It’s Monday. California is preparing to launch a new mental health hotline. Plus, gas prices are higher than ever.
Californians dealing with mental health crises will soon be able to seek help by dialing 988, a new service expected to improve access to psychiatric care as rates of anxiety, depression and other disorders climb.
The hotline, akin to 911 but for psychiatric instead of medical emergencies, launches nationwide on July 16. But the rollout in much of the country, including California, has been far from perfect.
In October 2020, President Donald J. Trump signed bipartisan legislation allowing people to reach the National Suicide Prevention Lifeline, which has been around since 2005, by dialing 988. (The hotline’s current number is 800-273-8255.)
The easier-to-remember number is expected to lead to an influx of people seeking mental health help. But it has also led to concerns that call centers won’t have the infrastructure or staffing to handle the likely increase in callers, many of whom may be in crisis.
This month, the RAND Corporation released the results of a survey that found that fewer than half of public health officials nationwide were confident they were prepared in terms of financing, staffing and infrastructure. “Our findings have confirmed what many advocates and experts feared,” said Ryan McBain, a RAND policy researcher.
Last year, roughly 17 percent of calls to the existing hotline were abandoned before a caller could get help, according to a recent New York Times analysis. In California, that figure was between 10 and 15 percent, the analysis found.
“We know that it’s going to take time to build upon what was really a system that was under-resourced and quite fragmented,” Dr. John Palmieri, who is leading the Substance Abuse and Mental Health Services Administration’s 988 rollout, told my colleague Steve Eder.
In December, the Biden administration announced a $284 million infusion to upgrade infrastructure and fortify call centers nationwide. In California, officials promised an additional $20 million to the 13 public and private call centers that respond to hotline calls, “so we can meet Californians where they are and expand resources and support during these difficult times,” Gov. Gavin Newsom said in a statement.
The proposed state budget for the upcoming fiscal year, which is expected to be approved by the Legislature this week, includes another $8 million to help call centers with the rollout of 988. But some advocates say the funding remains insufficient.
The federal law that created 988 gave state lawmakers the option of raising money for call centers and other mental health services by levying a monthly fee on phone bills, but only four states have passed such legislation.
In California, A.B. 988 would create a telephone surcharge that would be capped at $0.30 per line per month, said Assemblywoman Rebecca Bauer-Kahan, the bill’s author. The tax would eventually bring in $194 million per year, which would help keep call centers staffed and pay for mobile crisis teams to respond to callers, she said.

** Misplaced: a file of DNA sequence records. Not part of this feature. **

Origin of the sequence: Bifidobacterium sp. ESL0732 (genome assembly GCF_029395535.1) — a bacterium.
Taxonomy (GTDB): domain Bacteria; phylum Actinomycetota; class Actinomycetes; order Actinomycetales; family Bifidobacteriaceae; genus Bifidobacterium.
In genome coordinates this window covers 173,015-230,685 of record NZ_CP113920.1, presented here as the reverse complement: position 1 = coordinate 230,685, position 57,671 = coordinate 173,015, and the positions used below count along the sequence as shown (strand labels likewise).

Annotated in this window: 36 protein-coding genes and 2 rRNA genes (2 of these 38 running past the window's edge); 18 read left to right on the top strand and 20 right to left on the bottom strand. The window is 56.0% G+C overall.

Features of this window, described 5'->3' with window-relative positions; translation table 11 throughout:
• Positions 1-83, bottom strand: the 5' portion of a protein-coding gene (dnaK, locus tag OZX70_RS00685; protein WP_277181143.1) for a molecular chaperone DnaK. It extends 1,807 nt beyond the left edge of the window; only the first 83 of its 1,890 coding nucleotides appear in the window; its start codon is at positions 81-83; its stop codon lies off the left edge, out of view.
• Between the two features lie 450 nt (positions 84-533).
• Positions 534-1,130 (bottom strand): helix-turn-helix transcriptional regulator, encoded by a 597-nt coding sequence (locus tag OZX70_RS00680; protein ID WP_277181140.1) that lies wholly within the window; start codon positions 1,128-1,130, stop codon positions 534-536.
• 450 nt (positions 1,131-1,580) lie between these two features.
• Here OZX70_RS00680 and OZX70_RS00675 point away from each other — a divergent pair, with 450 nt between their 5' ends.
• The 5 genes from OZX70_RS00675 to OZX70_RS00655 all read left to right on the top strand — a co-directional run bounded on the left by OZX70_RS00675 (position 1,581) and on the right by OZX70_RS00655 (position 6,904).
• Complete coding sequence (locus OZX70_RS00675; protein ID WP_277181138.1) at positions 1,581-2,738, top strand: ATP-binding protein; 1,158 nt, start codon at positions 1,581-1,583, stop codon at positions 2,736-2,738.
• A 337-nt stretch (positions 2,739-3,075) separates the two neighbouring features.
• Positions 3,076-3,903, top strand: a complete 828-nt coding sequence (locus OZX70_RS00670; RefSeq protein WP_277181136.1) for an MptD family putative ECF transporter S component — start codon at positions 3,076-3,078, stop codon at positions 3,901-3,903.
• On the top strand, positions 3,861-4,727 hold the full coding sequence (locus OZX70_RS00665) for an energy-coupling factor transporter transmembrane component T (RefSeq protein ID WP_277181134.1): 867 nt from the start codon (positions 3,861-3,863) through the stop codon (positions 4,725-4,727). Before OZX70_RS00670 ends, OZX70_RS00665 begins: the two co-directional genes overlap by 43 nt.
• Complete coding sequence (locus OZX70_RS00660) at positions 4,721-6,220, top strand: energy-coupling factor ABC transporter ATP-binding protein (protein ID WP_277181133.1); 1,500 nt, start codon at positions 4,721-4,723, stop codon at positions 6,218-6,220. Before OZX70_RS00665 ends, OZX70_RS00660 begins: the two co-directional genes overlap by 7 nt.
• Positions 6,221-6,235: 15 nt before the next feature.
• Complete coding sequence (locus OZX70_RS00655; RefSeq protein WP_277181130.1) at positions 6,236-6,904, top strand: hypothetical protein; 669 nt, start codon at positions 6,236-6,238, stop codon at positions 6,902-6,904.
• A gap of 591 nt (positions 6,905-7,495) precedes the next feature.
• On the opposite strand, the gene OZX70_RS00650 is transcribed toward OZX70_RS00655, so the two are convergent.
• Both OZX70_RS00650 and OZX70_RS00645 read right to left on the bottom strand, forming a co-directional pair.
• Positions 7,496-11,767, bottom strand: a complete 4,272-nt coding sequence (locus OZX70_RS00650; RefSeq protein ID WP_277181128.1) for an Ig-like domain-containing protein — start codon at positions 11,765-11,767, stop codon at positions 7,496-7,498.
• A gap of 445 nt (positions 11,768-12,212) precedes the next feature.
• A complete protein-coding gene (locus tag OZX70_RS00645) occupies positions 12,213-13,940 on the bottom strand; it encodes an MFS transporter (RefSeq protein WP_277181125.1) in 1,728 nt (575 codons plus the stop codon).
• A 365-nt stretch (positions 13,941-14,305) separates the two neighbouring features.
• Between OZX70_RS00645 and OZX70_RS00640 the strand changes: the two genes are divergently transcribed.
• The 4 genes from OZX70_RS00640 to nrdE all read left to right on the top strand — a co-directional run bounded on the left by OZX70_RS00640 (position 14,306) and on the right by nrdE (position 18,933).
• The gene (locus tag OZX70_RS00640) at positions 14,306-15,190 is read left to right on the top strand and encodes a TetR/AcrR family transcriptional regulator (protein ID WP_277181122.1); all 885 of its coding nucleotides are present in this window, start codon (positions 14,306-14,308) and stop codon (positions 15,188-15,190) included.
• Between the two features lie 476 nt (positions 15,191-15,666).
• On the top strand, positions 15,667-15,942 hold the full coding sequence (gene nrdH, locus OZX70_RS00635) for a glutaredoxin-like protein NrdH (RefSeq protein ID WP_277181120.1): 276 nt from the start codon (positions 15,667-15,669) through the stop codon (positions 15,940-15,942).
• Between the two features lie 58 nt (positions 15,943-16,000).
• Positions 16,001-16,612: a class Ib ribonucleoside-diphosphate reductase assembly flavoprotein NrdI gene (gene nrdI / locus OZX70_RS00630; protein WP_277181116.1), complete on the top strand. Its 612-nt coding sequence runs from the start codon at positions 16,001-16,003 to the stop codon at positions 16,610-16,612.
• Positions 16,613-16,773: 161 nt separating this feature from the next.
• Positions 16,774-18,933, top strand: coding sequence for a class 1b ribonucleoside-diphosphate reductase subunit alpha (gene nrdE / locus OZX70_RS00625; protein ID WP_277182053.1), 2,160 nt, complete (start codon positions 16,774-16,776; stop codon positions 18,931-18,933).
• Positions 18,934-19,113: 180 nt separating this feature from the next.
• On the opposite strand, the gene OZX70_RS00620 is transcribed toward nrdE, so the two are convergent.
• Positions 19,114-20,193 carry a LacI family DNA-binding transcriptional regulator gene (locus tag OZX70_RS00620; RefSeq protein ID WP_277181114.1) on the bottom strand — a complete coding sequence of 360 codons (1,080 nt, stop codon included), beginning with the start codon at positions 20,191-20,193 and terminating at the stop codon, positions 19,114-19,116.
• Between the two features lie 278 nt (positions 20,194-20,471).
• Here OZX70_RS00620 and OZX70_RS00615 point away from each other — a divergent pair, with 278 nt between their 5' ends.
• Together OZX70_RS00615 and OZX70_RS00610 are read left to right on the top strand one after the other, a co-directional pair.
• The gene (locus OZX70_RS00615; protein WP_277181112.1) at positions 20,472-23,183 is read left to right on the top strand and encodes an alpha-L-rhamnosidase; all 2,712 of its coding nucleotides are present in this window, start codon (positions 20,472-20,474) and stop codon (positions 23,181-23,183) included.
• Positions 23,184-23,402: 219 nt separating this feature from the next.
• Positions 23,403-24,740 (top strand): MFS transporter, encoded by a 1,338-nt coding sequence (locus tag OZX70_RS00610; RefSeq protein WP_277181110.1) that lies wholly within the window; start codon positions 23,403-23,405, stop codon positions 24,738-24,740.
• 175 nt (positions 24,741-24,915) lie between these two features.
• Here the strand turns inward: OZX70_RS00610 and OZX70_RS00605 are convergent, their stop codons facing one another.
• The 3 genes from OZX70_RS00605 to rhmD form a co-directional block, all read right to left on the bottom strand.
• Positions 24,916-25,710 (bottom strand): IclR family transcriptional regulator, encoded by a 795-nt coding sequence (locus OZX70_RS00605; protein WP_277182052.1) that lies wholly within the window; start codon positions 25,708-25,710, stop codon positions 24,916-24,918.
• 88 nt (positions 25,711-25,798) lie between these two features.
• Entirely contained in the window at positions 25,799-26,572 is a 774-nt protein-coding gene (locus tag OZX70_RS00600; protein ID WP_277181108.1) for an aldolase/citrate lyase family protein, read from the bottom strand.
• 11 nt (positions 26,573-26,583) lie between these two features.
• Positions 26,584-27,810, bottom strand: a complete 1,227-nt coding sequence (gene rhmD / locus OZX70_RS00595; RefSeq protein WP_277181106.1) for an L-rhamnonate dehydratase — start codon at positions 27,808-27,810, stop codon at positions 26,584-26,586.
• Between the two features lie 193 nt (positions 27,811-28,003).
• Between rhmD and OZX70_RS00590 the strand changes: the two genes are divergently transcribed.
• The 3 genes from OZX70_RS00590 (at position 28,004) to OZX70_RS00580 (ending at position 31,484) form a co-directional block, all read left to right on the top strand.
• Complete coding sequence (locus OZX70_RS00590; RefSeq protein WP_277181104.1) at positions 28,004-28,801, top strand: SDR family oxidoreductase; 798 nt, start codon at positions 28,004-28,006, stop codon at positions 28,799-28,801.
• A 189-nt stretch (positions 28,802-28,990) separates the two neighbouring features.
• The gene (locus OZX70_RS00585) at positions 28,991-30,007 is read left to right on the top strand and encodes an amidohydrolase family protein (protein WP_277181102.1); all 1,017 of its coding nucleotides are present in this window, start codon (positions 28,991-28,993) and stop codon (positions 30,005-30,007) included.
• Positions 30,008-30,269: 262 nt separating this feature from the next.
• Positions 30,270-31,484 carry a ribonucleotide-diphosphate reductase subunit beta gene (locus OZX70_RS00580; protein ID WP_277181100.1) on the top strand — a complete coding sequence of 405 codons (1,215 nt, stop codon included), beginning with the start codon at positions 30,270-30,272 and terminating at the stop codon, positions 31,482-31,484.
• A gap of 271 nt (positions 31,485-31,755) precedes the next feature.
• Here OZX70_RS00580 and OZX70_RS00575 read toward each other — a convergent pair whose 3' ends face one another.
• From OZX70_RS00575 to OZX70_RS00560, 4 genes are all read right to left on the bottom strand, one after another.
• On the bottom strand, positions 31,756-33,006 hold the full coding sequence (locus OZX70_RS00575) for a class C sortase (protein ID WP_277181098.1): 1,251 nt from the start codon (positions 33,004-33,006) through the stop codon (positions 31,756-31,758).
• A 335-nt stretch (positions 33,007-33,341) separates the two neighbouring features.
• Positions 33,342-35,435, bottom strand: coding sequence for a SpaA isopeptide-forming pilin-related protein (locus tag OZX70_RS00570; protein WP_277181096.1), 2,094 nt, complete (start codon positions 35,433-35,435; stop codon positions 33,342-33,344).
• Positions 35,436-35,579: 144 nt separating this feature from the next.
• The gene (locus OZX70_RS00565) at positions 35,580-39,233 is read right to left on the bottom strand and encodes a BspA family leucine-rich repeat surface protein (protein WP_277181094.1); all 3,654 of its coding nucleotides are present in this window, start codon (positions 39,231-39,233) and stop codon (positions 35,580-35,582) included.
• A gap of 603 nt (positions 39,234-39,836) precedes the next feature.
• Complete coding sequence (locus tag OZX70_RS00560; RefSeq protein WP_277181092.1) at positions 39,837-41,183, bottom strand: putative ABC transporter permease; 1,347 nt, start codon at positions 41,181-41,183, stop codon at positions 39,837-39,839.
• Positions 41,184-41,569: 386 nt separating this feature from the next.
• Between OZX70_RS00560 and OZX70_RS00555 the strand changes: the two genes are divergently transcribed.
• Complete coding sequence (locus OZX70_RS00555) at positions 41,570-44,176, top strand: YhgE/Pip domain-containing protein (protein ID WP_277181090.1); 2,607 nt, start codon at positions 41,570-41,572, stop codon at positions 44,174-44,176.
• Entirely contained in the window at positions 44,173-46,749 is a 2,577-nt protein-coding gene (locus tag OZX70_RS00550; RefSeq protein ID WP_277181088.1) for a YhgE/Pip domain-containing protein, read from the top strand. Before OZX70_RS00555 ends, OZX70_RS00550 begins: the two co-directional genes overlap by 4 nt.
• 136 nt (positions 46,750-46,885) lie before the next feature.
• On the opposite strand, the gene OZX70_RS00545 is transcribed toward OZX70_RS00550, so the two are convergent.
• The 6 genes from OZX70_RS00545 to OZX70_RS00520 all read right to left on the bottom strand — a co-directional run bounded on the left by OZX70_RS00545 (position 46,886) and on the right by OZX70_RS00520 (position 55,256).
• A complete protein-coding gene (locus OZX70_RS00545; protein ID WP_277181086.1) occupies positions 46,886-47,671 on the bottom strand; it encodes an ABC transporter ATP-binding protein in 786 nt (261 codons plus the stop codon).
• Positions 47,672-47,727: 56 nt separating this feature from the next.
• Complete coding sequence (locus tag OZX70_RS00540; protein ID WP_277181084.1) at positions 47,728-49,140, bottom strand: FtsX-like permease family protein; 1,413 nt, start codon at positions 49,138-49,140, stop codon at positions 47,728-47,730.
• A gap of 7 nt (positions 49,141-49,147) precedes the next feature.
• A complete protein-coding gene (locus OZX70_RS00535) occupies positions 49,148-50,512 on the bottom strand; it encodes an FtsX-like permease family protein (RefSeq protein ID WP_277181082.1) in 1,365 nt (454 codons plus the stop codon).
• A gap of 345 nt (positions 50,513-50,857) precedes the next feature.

“Like 911, 988 will be a forever system that individuals in mental health crisis have access to,” she told me. “Like our 911 system, it needs ongoing funding that’s consistent.”
What we’re eating
12 rosés to drink now — or anytime of year.
Where we’re traveling
Today’s tip comes from Anastasia Schmoll, who recommends Hosp Grove Trails near San Diego:
“Hosp Grove is a eucalyptus tree-filled trail in Carlsbad where we walk our dogs. The eucalyptus is a natural flea detergent. We’ve lived in Carlsbad for 30 years and have enjoyed the crows’ antics, the strong and lovely smell of the trees, the friendliness of the community and the ease of access to a wonderful reprieve to nature.”
Tell us about your favorite places to visit in California. Email your suggestions to CAtoday@nytimes.com. We’ll be sharing more in upcoming editions of the newsletter.
Summer is here. What’s your favorite part of the season in California?
Email us at CAtoday@nytimes.com with your stories, memories or recommendations.
And before you go, some good news
If you haven’t done so already, this summer could be your chance to see the iconic presidential portraits of Barack and Michelle Obama.
The paintings, unveiled at the Smithsonian’s National Portrait Gallery in 2018, will be showcased at the de Young Museum in San Francisco starting on Saturday.
The artists, Kehinde Wiley and Amy Sherald, were the first African American painters to be commissioned by the Smithsonian’s National Portrait Gallery to create official portraits of a president or first lady. The works will be on view at the de Young through Aug. 14.
Thanks for reading. I’ll be back tomorrow. — Soumya
P.S. Here’s today’s Mini Crossword, and a clue: Furry foot (3 letters).
Briana Scalia, Mariel Wamsley and Jaevon Williams contributed to California Today. You can reach the team at CAtoday@nytimes.com.